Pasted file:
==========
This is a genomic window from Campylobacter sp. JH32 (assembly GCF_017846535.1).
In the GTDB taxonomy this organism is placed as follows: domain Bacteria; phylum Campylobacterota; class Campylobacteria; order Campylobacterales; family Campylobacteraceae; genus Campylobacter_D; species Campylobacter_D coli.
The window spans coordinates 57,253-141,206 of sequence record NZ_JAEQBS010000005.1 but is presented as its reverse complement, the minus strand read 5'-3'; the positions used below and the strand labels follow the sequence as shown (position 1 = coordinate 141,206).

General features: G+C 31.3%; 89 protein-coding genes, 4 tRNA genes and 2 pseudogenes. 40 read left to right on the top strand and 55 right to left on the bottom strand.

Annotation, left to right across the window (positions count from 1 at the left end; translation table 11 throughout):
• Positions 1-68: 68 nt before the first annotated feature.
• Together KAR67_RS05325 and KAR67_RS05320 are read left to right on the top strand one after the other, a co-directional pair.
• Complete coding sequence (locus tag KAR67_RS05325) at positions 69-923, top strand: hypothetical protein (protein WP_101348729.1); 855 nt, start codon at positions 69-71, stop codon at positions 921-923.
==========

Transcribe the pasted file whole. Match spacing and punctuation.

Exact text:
This is a genomic window from Campylobacter sp. JH32 (assembly GCF_017846535.1).
In the GTDB taxonomy this organism is placed as follows: domain Bacteria; phylum Campylobacterota; class Campylobacteria; order Campylobacterales; family Campylobacteraceae; genus Campylobacter_D; species Campylobacter_D coli.
The window spans coordinates 57,253-141,206 of sequence record NZ_JAEQBS010000005.1 but is presented as its reverse complement, the minus strand read 5'-3'; the positions used below and the strand labels follow the sequence as shown (position 1 = coordinate 141,206).

General features: G+C 31.3%; 89 protein-coding genes, 4 tRNA genes and 2 pseudogenes. 40 read left to right on the top strand and 55 right to left on the bottom strand.

Annotation, left to right across the window (positions count from 1 at the left end; translation table 11 throughout):
• Positions 1-68: 68 nt before the first annotated feature.
• Together KAR67_RS05325 and KAR67_RS05320 are read left to right on the top strand one after the other, a co-directional pair.
• Complete coding sequence (locus tag KAR67_RS05325) at positions 69-923, top strand: hypothetical protein (protein WP_101348729.1); 855 nt, start codon at positions 69-71, stop codon at positions 921-923.